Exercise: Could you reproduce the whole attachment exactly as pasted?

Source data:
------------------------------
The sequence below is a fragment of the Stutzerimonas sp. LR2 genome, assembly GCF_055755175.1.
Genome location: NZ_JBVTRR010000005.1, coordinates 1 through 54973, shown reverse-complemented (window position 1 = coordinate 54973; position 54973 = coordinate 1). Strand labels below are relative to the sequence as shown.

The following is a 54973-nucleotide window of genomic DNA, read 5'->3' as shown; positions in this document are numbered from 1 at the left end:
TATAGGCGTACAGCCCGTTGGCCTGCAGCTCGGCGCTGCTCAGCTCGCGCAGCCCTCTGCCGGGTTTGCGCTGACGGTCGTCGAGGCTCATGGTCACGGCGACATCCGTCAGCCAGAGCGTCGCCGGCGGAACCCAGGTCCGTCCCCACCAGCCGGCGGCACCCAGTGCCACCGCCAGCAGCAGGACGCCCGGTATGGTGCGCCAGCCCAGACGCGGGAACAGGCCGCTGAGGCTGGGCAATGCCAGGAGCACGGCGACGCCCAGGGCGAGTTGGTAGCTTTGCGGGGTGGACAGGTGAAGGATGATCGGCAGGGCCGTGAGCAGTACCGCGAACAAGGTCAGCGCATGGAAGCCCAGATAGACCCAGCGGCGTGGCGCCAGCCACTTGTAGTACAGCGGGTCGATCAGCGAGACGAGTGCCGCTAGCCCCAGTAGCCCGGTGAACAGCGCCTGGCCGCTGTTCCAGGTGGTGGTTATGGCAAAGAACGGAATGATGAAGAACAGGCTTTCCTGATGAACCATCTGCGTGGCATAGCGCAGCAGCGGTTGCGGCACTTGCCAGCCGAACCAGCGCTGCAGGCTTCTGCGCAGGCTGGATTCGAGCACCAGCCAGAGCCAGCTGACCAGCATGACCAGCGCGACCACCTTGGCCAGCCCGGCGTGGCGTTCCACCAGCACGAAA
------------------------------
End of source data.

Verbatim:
The sequence below is a fragment of the Stutzerimonas sp. LR2 genome, assembly GCF_055755175.1.
Genome location: NZ_JBVTRR010000005.1, coordinates 1 through 54973, shown reverse-complemented (window position 1 = coordinate 54973; position 54973 = coordinate 1). Strand labels below are relative to the sequence as shown.

The following is a 54973-nucleotide window of genomic DNA, read 5'->3' as shown; positions in this document are numbered from 1 at the left end:
TATAGGCGTACAGCCCGTTGGCCTGCAGCTCGGCGCTGCTCAGCTCGCGCAGCCCTCTGCCGGGTTTGCGCTGACGGTCGTCGAGGCTCATGGTCACGGCGACATCCGTCAGCCAGAGCGTCGCCGGCGGAACCCAGGTCCGTCCCCACCAGCCGGCGGCACCCAGTGCCACCGCCAGCAGCAGGACGCCCGGTATGGTGCGCCAGCCCAGACGCGGGAACAGGCCGCTGAGGCTGGGCAATGCCAGGAGCACGGCGACGCCCAGGGCGAGTTGGTAGCTTTGCGGGGTGGACAGGTGAAGGATGATCGGCAGGGCCGTGAGCAGTACCGCGAACAAGGTCAGCGCATGGAAGCCCAGATAGACCCAGCGGCGTGGCGCCAGCCACTTGTAGTACAGCGGGTCGATCAGCGAGACGAGTGCCGCTAGCCCCAGTAGCCCGGTGAACAGCGCCTGGCCGCTGTTCCAGGTGGTGGTTATGGCAAAGAACGGAATGATGAAGAACAGGCTTTCCTGATGAACCATCTGCGTGGCATAGCGCAGCAGCGGTTGCGGCACTTGCCAGCCGAACCAGCGCTGCAGGCTTCTGCGCAGGCTGGATTCGAGCACCAGCCAGAGCCAGCTGACCAGCATGACCAGCGCGACCACCTTGGCCAGCCCGGCGTGGCGTTCCACCAGCACGAAA